“No one has lost sight of anything going on and the standings don't affect our plan. Our plan is to build a product here that we can be proud of, to give ourselves a chance to knock on the door every year so when you arrive for training camp you know you're in the playoffs. We're not at that stage yet.”

Babcock also said he didn’t feel the trade deadline was having a big impact on his players.

“Well, it’s certainly not the same mood as it was five, six years ago when guys were walking on eggshells,” said Kadri with a smile. “It’s a much better feeling to be involved with, knowing we could make a push.”



On Tuesday, the Leafs held their annual open practice for fans. It was a dress-and-drive situation with the players using their locker room at the Air Canada Centre before travelling to the Mattamy Athletic Centre.

That meant the group spent some time in their home building on a day when the Raptors had a game. The basketball court was installed and ready to go so some players – Kadri, Marner, Matthews, Leo Komarov, Frederik Andersen, Nikita Soshnikov, Josh Leivo and Matt Martin – took the opportunity to shoot some hoops. 

“It showed how much we really suck at the game,” said Marner, who's listed by the Leafs as 6-feet. “I mean, damn, it’s pretty crazy to see. Obviously, the average height [in the NBA] is around 6-foot-2, 6-foot-3 and when those guys are going up against guys who are 7-feet at the rim, it’s pretty nuts to kind of put that in your perspective.”

Who was the best Leaf? Who was the worst? 

“Naz was probably the worst," Marner said without hesitation. "Called himself the best [and] when you call yourself the best the whole time and then go out and start shooting air balls and all rim it doesn’t really put a good perspective on it. The best? I don’t think anyone was going too hard, but Mats played basketball I think for a couple years in Arizona so he was spinning under the hoop and putting guys in spin cycles.”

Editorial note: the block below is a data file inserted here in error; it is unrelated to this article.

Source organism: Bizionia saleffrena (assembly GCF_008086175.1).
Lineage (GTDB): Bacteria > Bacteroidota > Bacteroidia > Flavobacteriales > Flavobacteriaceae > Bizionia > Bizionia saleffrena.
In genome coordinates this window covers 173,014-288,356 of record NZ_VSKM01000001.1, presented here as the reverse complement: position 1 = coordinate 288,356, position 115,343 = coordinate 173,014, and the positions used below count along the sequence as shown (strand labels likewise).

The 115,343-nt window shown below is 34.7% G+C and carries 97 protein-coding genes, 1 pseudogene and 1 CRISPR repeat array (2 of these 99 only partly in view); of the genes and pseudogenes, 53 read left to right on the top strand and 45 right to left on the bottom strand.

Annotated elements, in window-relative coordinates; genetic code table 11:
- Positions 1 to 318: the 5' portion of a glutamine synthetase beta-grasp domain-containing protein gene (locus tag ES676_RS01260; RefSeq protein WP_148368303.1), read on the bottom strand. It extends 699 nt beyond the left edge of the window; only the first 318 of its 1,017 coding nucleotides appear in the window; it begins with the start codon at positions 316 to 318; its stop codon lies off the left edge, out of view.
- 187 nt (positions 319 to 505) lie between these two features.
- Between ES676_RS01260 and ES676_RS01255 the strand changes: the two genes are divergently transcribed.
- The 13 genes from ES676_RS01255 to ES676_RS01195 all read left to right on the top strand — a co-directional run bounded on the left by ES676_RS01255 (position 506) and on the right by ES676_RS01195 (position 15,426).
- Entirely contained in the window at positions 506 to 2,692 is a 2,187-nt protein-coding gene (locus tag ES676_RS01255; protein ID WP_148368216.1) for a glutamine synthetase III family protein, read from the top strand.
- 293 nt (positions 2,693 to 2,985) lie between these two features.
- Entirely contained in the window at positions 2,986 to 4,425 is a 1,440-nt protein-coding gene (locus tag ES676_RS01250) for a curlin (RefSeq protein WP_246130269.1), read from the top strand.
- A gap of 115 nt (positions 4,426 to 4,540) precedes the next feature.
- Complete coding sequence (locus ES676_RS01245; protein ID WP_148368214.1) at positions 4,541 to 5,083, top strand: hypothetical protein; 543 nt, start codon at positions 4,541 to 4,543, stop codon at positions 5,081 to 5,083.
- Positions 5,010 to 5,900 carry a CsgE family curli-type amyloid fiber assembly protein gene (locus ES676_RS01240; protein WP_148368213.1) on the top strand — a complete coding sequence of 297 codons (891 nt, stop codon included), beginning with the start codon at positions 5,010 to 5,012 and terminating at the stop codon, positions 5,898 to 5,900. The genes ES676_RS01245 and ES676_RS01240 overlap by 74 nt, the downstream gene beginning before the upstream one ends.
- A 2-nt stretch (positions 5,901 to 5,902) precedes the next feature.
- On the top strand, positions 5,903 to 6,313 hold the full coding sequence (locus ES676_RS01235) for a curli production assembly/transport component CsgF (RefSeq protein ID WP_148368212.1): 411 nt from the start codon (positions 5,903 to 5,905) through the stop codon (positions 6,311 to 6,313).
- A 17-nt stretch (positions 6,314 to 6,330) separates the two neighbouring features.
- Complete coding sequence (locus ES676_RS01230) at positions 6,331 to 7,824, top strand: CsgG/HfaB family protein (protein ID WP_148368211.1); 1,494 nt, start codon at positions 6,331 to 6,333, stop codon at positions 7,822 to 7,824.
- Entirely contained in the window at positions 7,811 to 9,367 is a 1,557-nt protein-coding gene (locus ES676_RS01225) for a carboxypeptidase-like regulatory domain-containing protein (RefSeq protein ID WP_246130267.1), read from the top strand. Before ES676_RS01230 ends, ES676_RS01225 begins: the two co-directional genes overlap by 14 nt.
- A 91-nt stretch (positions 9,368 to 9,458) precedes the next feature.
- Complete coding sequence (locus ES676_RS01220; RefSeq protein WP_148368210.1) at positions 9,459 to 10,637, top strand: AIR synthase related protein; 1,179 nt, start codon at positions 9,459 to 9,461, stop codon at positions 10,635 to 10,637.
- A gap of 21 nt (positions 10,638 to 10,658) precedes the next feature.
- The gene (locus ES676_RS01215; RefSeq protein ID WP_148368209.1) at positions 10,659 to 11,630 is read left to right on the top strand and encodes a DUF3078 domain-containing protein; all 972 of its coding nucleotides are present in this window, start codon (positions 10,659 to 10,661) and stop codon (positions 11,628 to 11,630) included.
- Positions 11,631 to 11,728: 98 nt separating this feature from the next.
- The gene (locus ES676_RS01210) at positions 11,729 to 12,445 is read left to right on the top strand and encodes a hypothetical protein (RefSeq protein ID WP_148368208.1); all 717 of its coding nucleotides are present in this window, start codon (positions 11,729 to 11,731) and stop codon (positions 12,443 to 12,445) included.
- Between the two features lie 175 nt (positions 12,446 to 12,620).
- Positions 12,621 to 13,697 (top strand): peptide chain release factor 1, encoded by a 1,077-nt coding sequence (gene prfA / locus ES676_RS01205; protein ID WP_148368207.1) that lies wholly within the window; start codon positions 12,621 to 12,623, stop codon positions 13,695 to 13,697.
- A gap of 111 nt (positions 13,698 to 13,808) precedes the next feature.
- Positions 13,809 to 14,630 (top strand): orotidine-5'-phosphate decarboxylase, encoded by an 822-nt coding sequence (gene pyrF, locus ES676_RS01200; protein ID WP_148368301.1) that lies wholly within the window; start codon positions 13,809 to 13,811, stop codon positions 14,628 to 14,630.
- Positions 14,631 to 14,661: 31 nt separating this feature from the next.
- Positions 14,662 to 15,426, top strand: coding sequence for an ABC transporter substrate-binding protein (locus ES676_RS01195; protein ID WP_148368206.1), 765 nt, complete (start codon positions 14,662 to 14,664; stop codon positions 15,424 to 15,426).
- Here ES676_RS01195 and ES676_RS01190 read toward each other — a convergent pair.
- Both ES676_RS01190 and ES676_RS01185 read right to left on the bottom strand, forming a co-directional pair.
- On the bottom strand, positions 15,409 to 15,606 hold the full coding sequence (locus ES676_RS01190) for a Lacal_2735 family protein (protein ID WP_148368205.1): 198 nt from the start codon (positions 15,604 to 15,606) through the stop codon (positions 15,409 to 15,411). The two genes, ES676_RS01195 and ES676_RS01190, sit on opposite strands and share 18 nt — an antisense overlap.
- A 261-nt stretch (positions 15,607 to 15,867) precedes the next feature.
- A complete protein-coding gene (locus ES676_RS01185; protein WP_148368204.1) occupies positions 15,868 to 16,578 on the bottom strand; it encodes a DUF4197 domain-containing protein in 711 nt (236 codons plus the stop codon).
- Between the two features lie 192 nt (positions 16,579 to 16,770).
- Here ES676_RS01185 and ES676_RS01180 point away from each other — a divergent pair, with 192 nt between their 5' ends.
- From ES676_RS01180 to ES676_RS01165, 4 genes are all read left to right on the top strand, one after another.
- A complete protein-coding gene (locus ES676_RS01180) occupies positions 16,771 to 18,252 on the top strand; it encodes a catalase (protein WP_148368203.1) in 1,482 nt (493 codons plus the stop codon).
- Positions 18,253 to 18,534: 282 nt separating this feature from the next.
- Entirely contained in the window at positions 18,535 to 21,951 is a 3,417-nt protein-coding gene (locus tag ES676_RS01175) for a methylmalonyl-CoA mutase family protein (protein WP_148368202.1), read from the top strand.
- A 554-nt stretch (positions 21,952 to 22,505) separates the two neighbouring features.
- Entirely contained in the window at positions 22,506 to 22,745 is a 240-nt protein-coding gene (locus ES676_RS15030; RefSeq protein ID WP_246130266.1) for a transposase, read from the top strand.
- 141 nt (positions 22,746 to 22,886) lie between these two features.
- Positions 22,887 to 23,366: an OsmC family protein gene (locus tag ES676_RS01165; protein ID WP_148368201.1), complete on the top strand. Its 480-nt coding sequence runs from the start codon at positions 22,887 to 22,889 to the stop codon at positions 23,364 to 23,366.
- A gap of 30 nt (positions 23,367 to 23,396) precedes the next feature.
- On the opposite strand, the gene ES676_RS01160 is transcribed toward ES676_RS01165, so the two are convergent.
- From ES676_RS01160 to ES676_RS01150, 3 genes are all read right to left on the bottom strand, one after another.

Some of the video from the Leafs shootaround made it on to the Raptors broadcast Tuesday night including a made Marner free throw off the backboard. 

“I’m a bank guy,” he said. “Anyone who knows me, that I played basketball with, they know I’m a big bank guy and the bank was open yesterday.”

The made shot was followed by an elaborate celebration, which Marner said was inspired by Cleveland's J.R. Smith. 

Kadri spoke to reporters before Marner had his say and painted a much different picture. 

“There are some pretty good players,” he said. “Marty’s pretty good. Mats is good. Leivo’s pretty good so we got some natural athletes on the team, which could certainly make for some interesting summer games.”

Best natural athlete on the Leafs? 

“I think Mats is pretty good. He’s pretty gifted, obviously. Bozak’s pretty talented. I’d like to throw myself into that category [smile], but I’m not sure how they’d feel about that.”

One guy not in that conversation is Komarov, who posted a video of him missing a shot badly on social media. 

“I have no idea why he posted that on his Instagram story,” Kadri said with a laugh. “In fact, it was a little bit embarrassing for him. I feel for the guy. I know he’s just a one-sport athlete so it’s tough for him to get around the basketball court, but we figured we’d let him try.”



The Leafs are red hot and just knocked off the NHL's top team on Monday night. The Blue Jackets, meanwhile, have gone 4-7-1 since Jan. 11, sliding out of a playoff spot.

Columbus played last night so fatigue could play a role against the Leafs. But Babcock has warned his players that the Jackets will be a desperate bunch. 

"I just checked the standings, they're right there," said Babcock. "They're going to be all-in, you can count on it. We have to be all-in as well. We're trying to get better and we're pursuing teams ahead of us and we're trying to take a step. The step is to play each and every day. Complacency sets in for all people, it's the success disease – we all know that. If you've got enough grinders it doesn't set in as fast."

The Jackets will be looking to sweep the season series against the Leafs having already posted two wins over Toronto, 3-2 in overtime on Jan. 8 and 4-2 on Dec. 20. 

"We haven't beat Columbus this year ... they smacked us around a couple of times," Babcock noted. "And they've had 50 shots the last two games."